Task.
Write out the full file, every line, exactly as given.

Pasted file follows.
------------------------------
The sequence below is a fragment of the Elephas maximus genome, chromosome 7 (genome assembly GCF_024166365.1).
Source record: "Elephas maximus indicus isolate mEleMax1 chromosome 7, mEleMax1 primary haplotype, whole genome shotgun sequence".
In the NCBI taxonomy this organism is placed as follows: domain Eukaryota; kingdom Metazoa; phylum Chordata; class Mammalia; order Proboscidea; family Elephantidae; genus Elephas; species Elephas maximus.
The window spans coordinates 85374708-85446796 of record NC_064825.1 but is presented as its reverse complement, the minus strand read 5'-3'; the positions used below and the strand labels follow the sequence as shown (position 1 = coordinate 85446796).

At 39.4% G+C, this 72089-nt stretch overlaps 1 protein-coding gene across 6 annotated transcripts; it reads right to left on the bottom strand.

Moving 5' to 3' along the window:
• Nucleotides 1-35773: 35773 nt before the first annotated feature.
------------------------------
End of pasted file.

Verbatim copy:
The sequence below is a fragment of the Elephas maximus genome, chromosome 7 (genome assembly GCF_024166365.1).
Source record: "Elephas maximus indicus isolate mEleMax1 chromosome 7, mEleMax1 primary haplotype, whole genome shotgun sequence".
In the NCBI taxonomy this organism is placed as follows: domain Eukaryota; kingdom Metazoa; phylum Chordata; class Mammalia; order Proboscidea; family Elephantidae; genus Elephas; species Elephas maximus.
The window spans coordinates 85374708-85446796 of record NC_064825.1 but is presented as its reverse complement, the minus strand read 5'-3'; the positions used below and the strand labels follow the sequence as shown (position 1 = coordinate 85446796).

At 39.4% G+C, this 72089-nt stretch overlaps 1 protein-coding gene across 6 annotated transcripts; it reads right to left on the bottom strand.

Moving 5' to 3' along the window:
• Nucleotides 1-35773: 35773 nt before the first annotated feature.